Indonesian Yield Spread Shrinks as Fuel Policy Concern Recedes
The difference in yield between Indonesia’s two- and 10-year bonds narrowed to the least since February after the government spelled out its plans for fuel subsidies, easing concerns about inflation.
Coordinating Minister for the Economy Hatta Rajasa said April 30 the government intends to raise the subsidized fuel price to 6,000 rupiah a liter, from 4,500 rupiah. Such a move will benefit the balance of payments and the rupiah, Bank Indonesia Governor Darmin Nasution said last week. Global funds added 2 trillion rupiah ($205 million) to their sovereign debt holdings this month through May 8, finance ministry data show.
“With more certainty on the fuel-policy adjustment, there is less investor concern over potential inflation,” said Nurul Eti Nurbaeti, head of treasury research at PT Bank Negara Indonesia in Jakarta. “The rupiah has found stability near this range, which also boosts confidence.”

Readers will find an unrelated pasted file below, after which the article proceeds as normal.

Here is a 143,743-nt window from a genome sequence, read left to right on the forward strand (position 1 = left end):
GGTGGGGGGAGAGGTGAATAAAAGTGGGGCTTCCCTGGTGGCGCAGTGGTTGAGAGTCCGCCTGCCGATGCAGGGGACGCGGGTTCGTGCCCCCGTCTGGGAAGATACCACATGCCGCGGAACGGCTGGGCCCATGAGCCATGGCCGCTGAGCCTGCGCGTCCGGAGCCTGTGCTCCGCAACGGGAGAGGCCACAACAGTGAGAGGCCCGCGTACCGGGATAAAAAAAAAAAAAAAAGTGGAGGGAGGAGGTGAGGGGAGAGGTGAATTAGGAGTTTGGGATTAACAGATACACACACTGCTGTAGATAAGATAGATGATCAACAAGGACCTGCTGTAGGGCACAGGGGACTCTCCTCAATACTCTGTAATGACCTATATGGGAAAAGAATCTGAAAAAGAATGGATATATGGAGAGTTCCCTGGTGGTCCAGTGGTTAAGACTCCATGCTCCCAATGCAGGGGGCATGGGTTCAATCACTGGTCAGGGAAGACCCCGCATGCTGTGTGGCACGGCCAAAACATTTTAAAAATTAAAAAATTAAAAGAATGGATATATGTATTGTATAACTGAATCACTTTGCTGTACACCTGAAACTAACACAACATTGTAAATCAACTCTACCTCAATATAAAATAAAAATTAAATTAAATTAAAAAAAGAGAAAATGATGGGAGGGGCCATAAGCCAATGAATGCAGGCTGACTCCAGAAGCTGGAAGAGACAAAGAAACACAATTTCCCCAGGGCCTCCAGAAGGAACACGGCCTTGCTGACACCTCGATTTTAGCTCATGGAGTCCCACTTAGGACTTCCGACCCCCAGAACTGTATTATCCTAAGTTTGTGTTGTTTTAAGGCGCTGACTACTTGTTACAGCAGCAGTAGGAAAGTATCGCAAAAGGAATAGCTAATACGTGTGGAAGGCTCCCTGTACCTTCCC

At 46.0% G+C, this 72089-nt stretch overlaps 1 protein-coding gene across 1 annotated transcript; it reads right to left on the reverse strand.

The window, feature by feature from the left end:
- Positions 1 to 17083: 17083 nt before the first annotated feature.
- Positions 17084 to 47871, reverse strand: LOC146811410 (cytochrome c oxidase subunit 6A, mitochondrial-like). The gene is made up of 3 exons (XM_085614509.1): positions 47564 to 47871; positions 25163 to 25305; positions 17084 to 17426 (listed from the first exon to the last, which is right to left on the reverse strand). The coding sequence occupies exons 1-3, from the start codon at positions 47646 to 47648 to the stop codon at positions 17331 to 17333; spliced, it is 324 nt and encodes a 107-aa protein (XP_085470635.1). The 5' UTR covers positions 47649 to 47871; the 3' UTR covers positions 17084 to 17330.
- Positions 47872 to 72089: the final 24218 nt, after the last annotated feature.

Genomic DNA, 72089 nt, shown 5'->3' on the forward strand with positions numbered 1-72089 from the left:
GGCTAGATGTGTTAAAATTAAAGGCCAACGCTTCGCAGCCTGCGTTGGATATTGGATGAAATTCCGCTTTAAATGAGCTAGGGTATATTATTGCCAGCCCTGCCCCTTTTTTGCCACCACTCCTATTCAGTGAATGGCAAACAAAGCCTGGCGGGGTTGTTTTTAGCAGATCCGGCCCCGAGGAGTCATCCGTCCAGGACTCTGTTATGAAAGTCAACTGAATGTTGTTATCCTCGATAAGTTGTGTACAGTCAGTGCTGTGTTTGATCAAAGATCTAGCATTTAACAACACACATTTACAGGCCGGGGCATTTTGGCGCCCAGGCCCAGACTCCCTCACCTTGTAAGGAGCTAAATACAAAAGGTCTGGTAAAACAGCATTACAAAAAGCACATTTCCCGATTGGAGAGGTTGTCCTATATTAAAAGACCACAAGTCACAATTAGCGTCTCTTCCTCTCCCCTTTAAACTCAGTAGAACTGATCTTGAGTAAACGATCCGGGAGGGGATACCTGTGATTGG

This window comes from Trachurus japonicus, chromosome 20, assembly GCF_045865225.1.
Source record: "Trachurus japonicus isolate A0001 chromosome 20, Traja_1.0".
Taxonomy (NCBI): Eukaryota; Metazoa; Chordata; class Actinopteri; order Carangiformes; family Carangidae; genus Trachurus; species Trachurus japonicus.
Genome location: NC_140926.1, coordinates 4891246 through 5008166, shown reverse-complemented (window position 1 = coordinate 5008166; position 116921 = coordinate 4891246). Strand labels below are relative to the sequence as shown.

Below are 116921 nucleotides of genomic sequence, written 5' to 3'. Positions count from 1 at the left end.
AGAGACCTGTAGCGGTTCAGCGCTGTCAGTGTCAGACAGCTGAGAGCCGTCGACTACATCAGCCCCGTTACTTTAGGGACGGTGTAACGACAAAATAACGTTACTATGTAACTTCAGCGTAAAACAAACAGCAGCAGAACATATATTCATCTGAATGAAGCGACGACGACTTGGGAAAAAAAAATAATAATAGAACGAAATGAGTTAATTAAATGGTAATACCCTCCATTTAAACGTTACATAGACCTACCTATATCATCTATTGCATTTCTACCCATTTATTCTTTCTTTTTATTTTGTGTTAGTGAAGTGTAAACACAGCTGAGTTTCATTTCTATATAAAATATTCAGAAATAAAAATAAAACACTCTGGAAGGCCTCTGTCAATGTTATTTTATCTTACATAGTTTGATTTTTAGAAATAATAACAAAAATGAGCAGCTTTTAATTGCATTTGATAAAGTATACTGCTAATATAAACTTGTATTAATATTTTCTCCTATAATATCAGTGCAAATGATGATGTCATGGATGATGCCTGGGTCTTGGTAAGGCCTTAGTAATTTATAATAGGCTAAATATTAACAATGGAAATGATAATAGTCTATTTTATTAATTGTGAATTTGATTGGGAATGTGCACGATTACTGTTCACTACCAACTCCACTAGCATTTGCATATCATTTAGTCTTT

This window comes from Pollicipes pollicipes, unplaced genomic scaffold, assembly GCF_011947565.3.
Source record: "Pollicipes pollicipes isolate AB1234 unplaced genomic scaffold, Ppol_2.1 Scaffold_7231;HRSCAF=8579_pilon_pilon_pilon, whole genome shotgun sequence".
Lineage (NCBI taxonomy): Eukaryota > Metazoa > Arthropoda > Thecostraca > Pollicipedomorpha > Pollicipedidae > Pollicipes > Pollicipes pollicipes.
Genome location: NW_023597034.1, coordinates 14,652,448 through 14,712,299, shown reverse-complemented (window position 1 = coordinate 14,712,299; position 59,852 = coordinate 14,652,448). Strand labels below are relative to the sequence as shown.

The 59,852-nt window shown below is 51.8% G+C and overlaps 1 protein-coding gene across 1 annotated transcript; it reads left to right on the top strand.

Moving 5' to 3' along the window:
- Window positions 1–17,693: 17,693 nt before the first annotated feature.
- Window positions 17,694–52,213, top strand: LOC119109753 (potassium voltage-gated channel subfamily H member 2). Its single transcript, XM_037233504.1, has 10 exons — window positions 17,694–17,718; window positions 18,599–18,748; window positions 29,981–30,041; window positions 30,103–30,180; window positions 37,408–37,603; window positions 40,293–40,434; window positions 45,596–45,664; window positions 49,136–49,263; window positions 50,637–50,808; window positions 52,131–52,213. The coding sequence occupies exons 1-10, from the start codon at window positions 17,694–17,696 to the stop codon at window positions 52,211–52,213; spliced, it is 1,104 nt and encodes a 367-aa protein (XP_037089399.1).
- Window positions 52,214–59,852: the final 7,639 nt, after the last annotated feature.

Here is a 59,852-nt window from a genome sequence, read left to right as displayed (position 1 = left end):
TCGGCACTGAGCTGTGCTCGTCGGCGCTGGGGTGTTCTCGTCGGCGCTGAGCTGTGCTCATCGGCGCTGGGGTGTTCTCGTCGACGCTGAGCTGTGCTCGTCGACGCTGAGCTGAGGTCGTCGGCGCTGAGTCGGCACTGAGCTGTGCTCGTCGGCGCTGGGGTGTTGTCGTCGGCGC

The yield spread shrank 20 basis points this month to 95 in Jakarta, the least since Feb. 25, according to prices from the Inter Dealer Market Association. It was as high as 121 as recently as May 2. The rate on 10-year notes dropped six basis points this month to 5.44 percent, the lowest since March 13.
Consumer prices rose 5.57 percent last month from a year earlier, slowing from a 22-month high of 5.9 percent in March, official data showed May 1. Bank Indonesia meets on interest rates tomorrow, with all 21 economists surveyed by Bloomberg predicting the reference rate will be left at 5.75 percent.
The rupiah weakened 0.1 percent to 9,740 per dollar as of 10:32 a.m. in Jakarta, prices from local banks compiled by Bloomberg show, 0.3 percent stronger than 9,769 on one-month non-deliverable forwards. One-month implied volatility, a measure of expected moves in the exchange rate used to price options, fell 13 basis points, or 0.13 percentage point, to 5.89 percent.
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